Four new CGIAR GENDER Platform grants awarded to develop and validate innovative methods and tools for gender research
The CGIAR GENDER Platform has recently announced four recipients of its research grants to develop and validate innovative methods and tools for gender research (the ‘innovation grants’).
Under the Platform’s Methods Module, each grantee will receive up to USD 250,000 for an 18-month project aimed at developing rigorous, transdisciplinary, cutting-edge methods and tools to support global gender researchers in conducting high-quality research in food systems. The primary goals of these research grants are to address existing methodological gaps, bridge disciplinary siloes, and create tools, protocols, guidelines, and instruments that will add value to the Platform’s offer to scientists working in food systems innovation and research.
The grantees were selected through a competitive two-stage process that involved a call for concept notes, followed by an invitation to short-listed projects to submit full proposals. All proposals were carefully reviewed and evaluated by an independent panel of experts in accordance with the evaluation criteria aligned with the Platform’s mission and priorities.
Learn more about each of the recipients below:
Alliance of Bioversity International and CIAT: “Leveraging mobile phone big data to estimate gender inequalities in labor market outcomes in Ghana” led by Dr. Vanya Slavchevska and Mr. Brian King
This research project aims to develop machine-learning algorithms that analyze mobile big data to estimate gendered patterns and gaps in key labor market indicators with high temporal and spatial resolution. The labor market indicators the project proposes to test fall into three categories: i) labor force participation and time use indicators in a range of activities (formal/informal, paid/unpaid employment, etc.); ii) daily mobility patterns (time and distance spent traveling to and from work); and iii) longer-term mobility patterns such as seasonal migration.
International Food Policy Research Institute (IFPRI): “Empowerment beyond the household: Measuring and comparing the collective agency of groups and individuals” led by Dr. Ruth Meinzen-Dick
This research project will use qualitative and quantitative methods to develop measures of women’s collective agency (“power with”) by combining efforts across multiple upcoming projects that are working with different types of groups. These projects cover India, Uganda, Nigeria and Guatemala, and aim to identify effective means of empowering women beyond the household through their participation in different types of groups (e.g., self-help groups, producer organizations, resource user groups) with different gender compositions.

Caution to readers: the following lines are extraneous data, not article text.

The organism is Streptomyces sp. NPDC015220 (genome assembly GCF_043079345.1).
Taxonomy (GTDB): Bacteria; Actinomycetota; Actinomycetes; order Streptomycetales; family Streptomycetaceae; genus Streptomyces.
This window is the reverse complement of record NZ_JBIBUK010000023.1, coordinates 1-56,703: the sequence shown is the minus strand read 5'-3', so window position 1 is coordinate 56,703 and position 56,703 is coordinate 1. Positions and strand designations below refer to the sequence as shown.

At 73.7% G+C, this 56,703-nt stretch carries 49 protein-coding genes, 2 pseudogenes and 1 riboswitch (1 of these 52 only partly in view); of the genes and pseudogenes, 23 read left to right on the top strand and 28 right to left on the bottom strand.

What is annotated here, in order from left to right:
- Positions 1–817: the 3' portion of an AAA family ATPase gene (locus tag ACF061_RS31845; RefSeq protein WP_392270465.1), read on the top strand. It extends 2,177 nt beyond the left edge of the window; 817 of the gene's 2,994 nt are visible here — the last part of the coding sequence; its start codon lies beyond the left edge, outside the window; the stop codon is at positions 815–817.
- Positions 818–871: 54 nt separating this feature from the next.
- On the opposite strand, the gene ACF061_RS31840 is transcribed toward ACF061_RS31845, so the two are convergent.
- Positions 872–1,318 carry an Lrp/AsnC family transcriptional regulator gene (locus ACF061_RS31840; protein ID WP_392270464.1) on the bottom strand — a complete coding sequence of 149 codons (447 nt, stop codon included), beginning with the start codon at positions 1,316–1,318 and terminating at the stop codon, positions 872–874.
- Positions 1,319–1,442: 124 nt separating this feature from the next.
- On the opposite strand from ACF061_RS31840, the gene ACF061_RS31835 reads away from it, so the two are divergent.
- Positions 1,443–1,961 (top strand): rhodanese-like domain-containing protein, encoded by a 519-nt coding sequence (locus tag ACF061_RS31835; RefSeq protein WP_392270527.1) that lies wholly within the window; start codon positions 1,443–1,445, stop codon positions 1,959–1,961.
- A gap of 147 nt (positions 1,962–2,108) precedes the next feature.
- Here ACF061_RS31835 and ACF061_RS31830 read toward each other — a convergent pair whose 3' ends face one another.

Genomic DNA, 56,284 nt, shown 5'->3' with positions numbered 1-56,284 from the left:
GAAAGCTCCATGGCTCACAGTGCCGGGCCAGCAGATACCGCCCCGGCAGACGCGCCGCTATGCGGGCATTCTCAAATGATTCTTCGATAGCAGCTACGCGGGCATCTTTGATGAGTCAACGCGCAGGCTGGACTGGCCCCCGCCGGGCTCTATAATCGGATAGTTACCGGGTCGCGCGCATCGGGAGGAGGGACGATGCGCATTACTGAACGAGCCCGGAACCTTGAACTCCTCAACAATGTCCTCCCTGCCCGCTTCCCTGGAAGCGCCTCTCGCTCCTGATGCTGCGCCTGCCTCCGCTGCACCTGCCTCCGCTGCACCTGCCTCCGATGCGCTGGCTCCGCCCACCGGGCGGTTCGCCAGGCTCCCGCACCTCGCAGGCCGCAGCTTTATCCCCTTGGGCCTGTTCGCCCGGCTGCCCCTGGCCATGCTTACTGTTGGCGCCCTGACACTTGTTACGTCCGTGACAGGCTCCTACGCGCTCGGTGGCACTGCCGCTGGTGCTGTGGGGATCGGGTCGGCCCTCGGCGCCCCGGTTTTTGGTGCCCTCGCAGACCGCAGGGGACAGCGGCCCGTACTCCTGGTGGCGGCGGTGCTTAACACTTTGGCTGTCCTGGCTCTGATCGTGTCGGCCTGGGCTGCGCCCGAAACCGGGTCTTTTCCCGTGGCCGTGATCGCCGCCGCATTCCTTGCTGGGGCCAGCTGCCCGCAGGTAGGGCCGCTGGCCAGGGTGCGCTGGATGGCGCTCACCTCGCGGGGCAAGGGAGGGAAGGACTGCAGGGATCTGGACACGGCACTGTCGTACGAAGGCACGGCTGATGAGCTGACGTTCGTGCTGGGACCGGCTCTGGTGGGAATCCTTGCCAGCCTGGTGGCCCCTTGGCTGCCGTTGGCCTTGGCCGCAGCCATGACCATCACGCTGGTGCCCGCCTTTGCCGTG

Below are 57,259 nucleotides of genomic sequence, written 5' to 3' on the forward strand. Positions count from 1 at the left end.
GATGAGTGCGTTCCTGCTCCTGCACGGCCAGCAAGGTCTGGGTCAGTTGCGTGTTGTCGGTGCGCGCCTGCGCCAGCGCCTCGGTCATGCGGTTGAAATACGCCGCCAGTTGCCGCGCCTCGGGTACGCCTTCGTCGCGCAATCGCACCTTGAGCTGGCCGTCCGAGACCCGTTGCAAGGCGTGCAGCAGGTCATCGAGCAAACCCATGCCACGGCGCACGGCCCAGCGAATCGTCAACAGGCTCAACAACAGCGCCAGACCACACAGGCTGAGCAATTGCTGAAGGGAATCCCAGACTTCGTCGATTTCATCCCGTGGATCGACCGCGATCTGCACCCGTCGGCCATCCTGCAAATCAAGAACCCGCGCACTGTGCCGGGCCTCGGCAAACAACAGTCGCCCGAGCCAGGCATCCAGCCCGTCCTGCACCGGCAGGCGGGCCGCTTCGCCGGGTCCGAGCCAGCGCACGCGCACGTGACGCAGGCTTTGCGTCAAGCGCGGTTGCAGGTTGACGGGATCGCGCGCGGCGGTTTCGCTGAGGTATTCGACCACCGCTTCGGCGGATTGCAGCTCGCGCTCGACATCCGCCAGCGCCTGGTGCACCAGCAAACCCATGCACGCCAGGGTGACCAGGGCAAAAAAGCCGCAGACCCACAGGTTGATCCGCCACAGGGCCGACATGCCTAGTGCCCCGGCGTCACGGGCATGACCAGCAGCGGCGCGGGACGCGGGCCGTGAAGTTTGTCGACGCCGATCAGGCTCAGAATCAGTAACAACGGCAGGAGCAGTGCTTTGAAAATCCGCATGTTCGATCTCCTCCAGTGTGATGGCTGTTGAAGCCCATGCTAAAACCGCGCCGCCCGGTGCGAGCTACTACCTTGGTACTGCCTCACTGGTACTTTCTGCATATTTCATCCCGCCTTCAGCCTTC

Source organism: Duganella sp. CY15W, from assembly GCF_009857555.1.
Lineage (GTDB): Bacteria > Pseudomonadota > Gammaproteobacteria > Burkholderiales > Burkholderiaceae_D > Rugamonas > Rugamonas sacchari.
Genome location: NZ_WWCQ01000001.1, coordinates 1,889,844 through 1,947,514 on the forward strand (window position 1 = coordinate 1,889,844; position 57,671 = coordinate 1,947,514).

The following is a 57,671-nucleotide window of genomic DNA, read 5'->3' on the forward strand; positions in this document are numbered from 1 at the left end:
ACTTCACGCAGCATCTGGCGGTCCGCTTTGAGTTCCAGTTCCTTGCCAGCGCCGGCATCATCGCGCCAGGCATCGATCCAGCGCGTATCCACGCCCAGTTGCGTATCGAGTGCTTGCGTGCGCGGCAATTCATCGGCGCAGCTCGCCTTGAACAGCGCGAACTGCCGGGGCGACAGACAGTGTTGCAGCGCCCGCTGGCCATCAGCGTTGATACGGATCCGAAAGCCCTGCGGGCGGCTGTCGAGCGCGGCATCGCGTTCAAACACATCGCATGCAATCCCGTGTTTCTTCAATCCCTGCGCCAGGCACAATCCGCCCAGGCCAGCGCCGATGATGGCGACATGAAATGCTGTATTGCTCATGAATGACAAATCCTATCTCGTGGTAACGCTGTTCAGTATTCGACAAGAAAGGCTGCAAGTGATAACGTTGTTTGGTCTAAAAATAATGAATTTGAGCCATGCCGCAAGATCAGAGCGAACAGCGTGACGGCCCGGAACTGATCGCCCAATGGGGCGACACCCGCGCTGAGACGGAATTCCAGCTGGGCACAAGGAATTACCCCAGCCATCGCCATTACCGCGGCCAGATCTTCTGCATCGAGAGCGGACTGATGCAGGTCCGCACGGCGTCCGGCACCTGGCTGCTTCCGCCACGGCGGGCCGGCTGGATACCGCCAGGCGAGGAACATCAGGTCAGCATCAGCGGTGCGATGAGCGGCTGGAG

International Institute of Tropical Agriculture (IITA): “A mixed-methods research tool for better measurement and understanding of intra-household decision making” led by Dr. Steven Cole
This research project proposes to use a transdisciplinary approach to develop a mixed-methods research tool to improve the measurement and understanding of important decisions couples and other dyads make on agricultural and consumption-related matters within the household. The project is especially interested in exploring issues around who makes which decisions, how, and why as well as how these decisions influence food, nutrition and economic security outcomes. The research will address recent criticisms of standard decision-making questions that are often used in surveys to measure women’s empowerment.
International Water Management Institute (IWMI): “Doing science with society” led by Dr. Deepa Joshi
This research project will pilot and validate a bold socio-technical innovation that integrates a feminist political economy lens with a transdisciplinary, ethnographic, digital tool called SenseMaker. The project will be implemented in Bihar, which is one of India’s most populous and poorest states, and also highly vulnerable to climate change, which furthers gender inequality. This “SenseMaker with an intersectional gender lens” (or SenseMaker+) will help unpack and address gender-power inequalities in the experience of climate risks, challenges as well as climate innovations and interventions in food systems.